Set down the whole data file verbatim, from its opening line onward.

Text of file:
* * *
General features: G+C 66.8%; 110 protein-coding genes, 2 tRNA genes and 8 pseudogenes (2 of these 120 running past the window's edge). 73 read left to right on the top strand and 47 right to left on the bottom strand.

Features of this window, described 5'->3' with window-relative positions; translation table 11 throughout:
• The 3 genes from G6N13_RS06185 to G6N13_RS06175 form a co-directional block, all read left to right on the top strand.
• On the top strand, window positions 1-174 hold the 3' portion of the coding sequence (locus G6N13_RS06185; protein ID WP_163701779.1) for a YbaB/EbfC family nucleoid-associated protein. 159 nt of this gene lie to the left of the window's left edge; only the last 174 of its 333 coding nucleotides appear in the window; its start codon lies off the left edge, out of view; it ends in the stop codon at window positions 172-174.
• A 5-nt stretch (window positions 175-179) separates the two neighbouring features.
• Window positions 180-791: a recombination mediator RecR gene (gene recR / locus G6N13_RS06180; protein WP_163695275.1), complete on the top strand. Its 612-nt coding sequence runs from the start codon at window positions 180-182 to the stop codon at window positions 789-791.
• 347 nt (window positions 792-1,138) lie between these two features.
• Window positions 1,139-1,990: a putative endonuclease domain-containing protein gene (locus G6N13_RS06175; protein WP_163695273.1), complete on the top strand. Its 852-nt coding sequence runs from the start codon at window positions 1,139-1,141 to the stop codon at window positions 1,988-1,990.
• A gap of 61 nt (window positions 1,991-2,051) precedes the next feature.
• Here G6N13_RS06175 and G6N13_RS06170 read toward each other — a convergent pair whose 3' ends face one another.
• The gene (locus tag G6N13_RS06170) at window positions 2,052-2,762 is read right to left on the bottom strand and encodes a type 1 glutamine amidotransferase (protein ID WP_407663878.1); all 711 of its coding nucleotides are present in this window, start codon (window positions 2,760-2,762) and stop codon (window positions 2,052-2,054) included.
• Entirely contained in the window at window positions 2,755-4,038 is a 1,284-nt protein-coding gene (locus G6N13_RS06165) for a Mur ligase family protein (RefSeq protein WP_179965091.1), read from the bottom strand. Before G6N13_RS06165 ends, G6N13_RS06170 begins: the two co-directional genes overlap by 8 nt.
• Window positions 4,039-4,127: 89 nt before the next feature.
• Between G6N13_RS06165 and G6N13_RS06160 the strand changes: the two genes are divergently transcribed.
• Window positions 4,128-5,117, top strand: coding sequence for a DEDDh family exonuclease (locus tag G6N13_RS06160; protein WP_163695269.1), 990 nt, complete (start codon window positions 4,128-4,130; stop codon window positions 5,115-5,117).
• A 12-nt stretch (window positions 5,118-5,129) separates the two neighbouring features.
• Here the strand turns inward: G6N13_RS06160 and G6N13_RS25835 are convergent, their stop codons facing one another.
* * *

General features: G+C 66.8%; 110 protein-coding genes, 2 tRNA genes and 8 pseudogenes (2 of these 120 running past the window's edge). 73 read left to right on the top strand and 47 right to left on the bottom strand.

Features of this window, described 5'->3' with window-relative positions; translation table 11 throughout:
• The 3 genes from G6N13_RS06185 to G6N13_RS06175 form a co-directional block, all read left to right on the top strand.
• On the top strand, window positions 1-174 hold the 3' portion of the coding sequence (locus G6N13_RS06185; protein ID WP_163701779.1) for a YbaB/EbfC family nucleoid-associated protein. 159 nt of this gene lie to the left of the window's left edge; only the last 174 of its 333 coding nucleotides appear in the window; its start codon lies off the left edge, out of view; it ends in the stop codon at window positions 172-174.
• A 5-nt stretch (window positions 175-179) separates the two neighbouring features.
• Window positions 180-791: a recombination mediator RecR gene (gene recR / locus G6N13_RS06180; protein WP_163695275.1), complete on the top strand. Its 612-nt coding sequence runs from the start codon at window positions 180-182 to the stop codon at window positions 789-791.
• 347 nt (window positions 792-1,138) lie between these two features.
• Window positions 1,139-1,990: a putative endonuclease domain-containing protein gene (locus G6N13_RS06175; protein WP_163695273.1), complete on the top strand. Its 852-nt coding sequence runs from the start codon at window positions 1,139-1,141 to the stop codon at window positions 1,988-1,990.
• A gap of 61 nt (window positions 1,991-2,051) precedes the next feature.
• Here G6N13_RS06175 and G6N13_RS06170 read toward each other — a convergent pair whose 3' ends face one another.
• The gene (locus tag G6N13_RS06170) at window positions 2,052-2,762 is read right to left on the bottom strand and encodes a type 1 glutamine amidotransferase (protein ID WP_407663878.1); all 711 of its coding nucleotides are present in this window, start codon (window positions 2,760-2,762) and stop codon (window positions 2,052-2,054) included.
• Entirely contained in the window at window positions 2,755-4,038 is a 1,284-nt protein-coding gene (locus G6N13_RS06165) for a Mur ligase family protein (RefSeq protein WP_179965091.1), read from the bottom strand. Before G6N13_RS06165 ends, G6N13_RS06170 begins: the two co-directional genes overlap by 8 nt.
• Window positions 4,039-4,127: 89 nt before the next feature.
• Between G6N13_RS06165 and G6N13_RS06160 the strand changes: the two genes are divergently transcribed.
• Window positions 4,128-5,117, top strand: coding sequence for a DEDDh family exonuclease (locus tag G6N13_RS06160; protein WP_163695269.1), 990 nt, complete (start codon window positions 4,128-4,130; stop codon window positions 5,115-5,117).
• A 12-nt stretch (window positions 5,118-5,129) separates the two neighbouring features.
• Here the strand turns inward: G6N13_RS06160 and G6N13_RS25835 are convergent, their stop codons facing one another.